New Secrets of Yellowstone National Park Revealed

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Yellowstone National Park, established on March 1, 1872, is the first national park in the world. The park is well known for its unique geologic and hydrothermal features. Yellowstone has 2.2 million acres where visitors can have many opportunities to see wildlife, geologic wonders such as the Grand Canyon, and geothermal areas that contain nearly half of the active geysers in the world.  

The water system at Yellowstone is intriguing. You can see bubbling mud in one area, but there are also areas with crystal clear waters. However, the Grand Prismatic Spring, for example, displays almost all the colors of the rainbow. If you have seen the Old Faithful, you might wonder where all the water comes from. 

Surveying Yellowstone’s subsurface

The sheer size of Yellowstone National Park makes the park a challenge to survey. Moreover, very few have attempted to investigate the park’s subsurface to study its geothermal water system.

That did not stop the scientists at the U.S. Geological Survey and Virginia Tech. To accomplish the feat, the scientists used an 80-foot diameter electromagnet. 

Geosciences professor Steven Holbrook at Virginia Tech said very little information is available about the park’s subsurface. Most of the knowledge of Yellowstone is about the park’s surface features scientists gathered from direct observation. They also have information about the area’s tectonic and magmatic systems.

The team of scientists from Virginia Tech and the Geological Survey used the SkyTEM, a unique instrument shaped like a large loop of wire with an 80-foot diameter. The helicopter tows the probe. The researchers send electricity through the SkyTEM, creating electromagnetic pulses they send to the park’s subsurface. They then receive the responses from the electrically conductive bodies underneath the surface.

The helicopter travels at about 40 to 50 mph, so the researchers quickly surveyed a large part of the national park. Their data showed the park’s geothermal features and how they interconnect over long distances. The initial findings showed that hydrothermal systems are linked more than six miles apart, which Prof. Holbrook wants to study further.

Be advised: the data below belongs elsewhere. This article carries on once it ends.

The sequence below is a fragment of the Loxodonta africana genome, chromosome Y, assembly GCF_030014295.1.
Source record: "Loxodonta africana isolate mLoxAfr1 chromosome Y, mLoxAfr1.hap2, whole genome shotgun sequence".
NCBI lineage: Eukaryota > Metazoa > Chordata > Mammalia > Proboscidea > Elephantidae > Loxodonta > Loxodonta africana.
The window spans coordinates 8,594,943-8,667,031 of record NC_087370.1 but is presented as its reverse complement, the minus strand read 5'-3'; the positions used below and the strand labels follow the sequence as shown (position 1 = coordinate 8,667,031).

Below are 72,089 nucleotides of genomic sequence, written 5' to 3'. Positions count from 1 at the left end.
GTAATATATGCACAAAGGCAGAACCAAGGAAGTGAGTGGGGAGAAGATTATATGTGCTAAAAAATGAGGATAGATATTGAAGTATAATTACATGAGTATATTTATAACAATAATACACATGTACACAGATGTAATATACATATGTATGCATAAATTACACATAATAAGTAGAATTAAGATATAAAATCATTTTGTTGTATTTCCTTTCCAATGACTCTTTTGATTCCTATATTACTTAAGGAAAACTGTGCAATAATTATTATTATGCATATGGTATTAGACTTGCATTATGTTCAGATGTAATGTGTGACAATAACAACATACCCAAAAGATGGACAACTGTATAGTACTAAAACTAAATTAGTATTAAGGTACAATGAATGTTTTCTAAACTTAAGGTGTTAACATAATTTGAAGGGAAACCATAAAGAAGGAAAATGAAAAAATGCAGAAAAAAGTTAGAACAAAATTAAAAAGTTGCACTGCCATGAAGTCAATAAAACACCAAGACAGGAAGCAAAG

Yellowstone National Park
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Yellowstone National Park’s plumbing system

Captured data and images showed that the park’s hot springs came about because of the area’s geology. Fractures and faults in the Yellowstone subsurface allowed the hydrothermal waters to rise vertically for more than half a mile under the ground. 

Previously, researchers wondered why the waters at different sites in the park have different temperatures and chemistries. The recent findings cleared the mystery. The variations in the mixing of shallow groundwater and the thermal fluids caused the differences.

The new research developed maps showing the subsurface water pathways at the park and how they interact with magma. The interaction explained the presence of superheated water that created the hot springs and geysers. As a result, the research team now has a better idea of the inner workings of Yellowstone’s famous attractions.

While the thermal features and water flow paths were similar, the team is convinced that there are geological differences of varied chemical mixing occurring near the surface that gives the range of features to the park’s attractions. Thus, the hot springs and geysers vary in volatility, chemical composition, color, shape, and size.

Several scientific communities will benefit from the mapping of the Yellowstone’s subsurface. For example, the data will allow microbiologists to study how the subsurface features affect the biodiversity of the microbial life forms in the hot springs and geysers. In addition, geologists can map out the magma distribution, which will help them understand the previous volcanic eruptions that occurred in the park. 

Hydrologists will understand the differences between the underground flow of cold and hot water. Other researchers can study how the clay sediments block the hydrothermal pathways. This could cause pressure buildups and eventually explosions, one of the park’s safety concerns. 

The research team believes that deeper-sensing electromagnetic data will help other researchers probe deeper to reveal the rest of Yellowstone National Park’s hydrothermal network.